Ancestral Headress by Pala Pothupitiye
Delve into a world where colour, sound and in depth revelations transcend the superficial to unveil an intriguing story of a nation as never told before...
Words Krishani Peiris
The Brunei Gallery in London goes tropical this October with ‘Serendipity Revealed: An Exhibition of Contemporary Sri Lankan Art.' Part of the Museum Mile, which includes 13 museums and galleries situated between King's Cross and the River Thames, the Brunei Gallery-associated with the School of Oriental and African Studies, University of London-focuses on showcasing contemporary and historical exhibitions from Asia, Africa and the Middle East.
‘Serendipity Revealed' will unfold a multitude of stories as seen through the eyes of 14 talented artists who have utilised various mediums to convey their impressions of a post-war Sri Lanka.
“The exhibition is an aesthetic way of revealing Sri Lanka on a more multi dimensional level than what people often associate the country with"
"This is the first time that the Gallery is presenting an exhibition of contemporary Sri Lankan art or any type of Sri Lankan art," said Annoushka Hemple, the curator of ‘Serendipity Revealed' and the founding director of Hemple Galleries. "The exhibition is an aesthetic way of revealing Sri Lanka on a more multi dimensional level than what people often associate the country with, which tend to be beautiful beaches, people, cricket and tea. Also we have been careful to select artists and art so as to have a pleasant variation of different stories."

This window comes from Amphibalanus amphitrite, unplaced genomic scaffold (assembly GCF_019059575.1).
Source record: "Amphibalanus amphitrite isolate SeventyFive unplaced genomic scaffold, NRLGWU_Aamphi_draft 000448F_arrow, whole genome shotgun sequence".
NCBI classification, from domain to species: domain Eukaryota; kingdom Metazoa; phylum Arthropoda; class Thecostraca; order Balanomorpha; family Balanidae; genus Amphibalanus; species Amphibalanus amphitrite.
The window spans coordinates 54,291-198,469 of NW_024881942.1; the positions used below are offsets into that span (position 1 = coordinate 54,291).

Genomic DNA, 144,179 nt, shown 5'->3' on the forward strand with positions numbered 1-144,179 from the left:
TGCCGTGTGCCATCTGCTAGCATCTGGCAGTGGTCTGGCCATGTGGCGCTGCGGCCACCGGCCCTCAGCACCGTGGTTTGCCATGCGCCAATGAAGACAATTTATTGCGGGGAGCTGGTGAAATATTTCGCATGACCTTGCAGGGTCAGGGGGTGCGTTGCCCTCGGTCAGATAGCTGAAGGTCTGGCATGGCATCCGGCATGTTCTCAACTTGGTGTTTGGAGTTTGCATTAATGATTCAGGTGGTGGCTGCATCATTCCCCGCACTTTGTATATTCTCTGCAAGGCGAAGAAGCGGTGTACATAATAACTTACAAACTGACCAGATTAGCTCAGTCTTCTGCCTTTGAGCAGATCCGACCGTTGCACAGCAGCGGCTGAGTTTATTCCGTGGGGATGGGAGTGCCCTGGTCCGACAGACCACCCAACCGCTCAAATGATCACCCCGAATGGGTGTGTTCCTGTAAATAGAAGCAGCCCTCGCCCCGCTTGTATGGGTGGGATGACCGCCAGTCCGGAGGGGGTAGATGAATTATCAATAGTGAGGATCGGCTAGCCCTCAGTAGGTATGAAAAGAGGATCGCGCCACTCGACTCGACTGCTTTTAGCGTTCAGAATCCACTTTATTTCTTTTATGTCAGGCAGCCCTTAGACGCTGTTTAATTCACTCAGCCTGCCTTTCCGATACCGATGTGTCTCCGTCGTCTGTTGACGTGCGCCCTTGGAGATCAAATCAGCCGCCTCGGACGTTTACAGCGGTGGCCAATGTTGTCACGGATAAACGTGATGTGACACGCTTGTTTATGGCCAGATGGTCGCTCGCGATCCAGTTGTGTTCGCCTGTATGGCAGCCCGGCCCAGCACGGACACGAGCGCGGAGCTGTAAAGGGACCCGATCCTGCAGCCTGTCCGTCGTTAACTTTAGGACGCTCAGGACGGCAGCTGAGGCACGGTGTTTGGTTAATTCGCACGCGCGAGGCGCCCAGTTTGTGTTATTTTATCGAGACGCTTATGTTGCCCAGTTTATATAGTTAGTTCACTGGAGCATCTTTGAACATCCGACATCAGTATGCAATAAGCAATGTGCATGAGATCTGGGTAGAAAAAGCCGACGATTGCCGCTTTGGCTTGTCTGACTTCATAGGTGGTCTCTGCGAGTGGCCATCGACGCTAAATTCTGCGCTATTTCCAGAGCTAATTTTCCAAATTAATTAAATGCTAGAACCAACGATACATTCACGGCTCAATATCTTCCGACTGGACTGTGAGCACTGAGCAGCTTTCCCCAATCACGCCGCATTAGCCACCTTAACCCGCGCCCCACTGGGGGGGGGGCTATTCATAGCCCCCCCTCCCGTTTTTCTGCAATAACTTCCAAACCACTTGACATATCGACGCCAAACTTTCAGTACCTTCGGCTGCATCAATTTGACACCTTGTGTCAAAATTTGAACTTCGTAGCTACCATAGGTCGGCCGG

Drawing from an eclectic mix of artists, the mediums used include paintings, installations, sculptures, photography and video among many other modern and unconventional approaches resulting in a diverse range of artistic expressions. The exhibition includes living artists spanning from young creators-what Annoushka termed as ‘new generation' artists-to those in their 50s while bringing in a few diaspora artists who will reveal their impressions of being a Sri Lankan growing up in another country.
"Each of these artists will have different stories to tell, transmitting their various experiences," explained Annoushka. "Further we have included an artist who is not a Sri Lankan, but who has lived in Sri Lanka for six years, as it would present an interesting angle."
The Exhibition will be held from October 9 –December 20, 2014
The exhibition strives to bring forth the rich culture of Sri Lanka that goes beyond the mundane and to present the view of Sri Lankan artists who have largely remained untouched and unaffected by the popular art trends, due to their isolation from the ‘international art scene'. As such their interpretations bring to light a quality that represents the inner most feelings and visualisations of the artist.
Reflecting on how Sri Lanka should be proud of this fact and also the difficulty of being an artist in any part of the world Annoushka said, "when people ask me why Sri Lanka was chosen, I tell them that they have something to show that other artists don't. In Europe, America or even Singapore, the art is very impressive and can overwhelm one with their ‘wow factor'. But at the same time it can be quite fatiguing and fashion driven whereas many artists that I am impressed with in Sri Lanka have incredible stories to tell and their work is a visual impression that is poetic, musical and deep."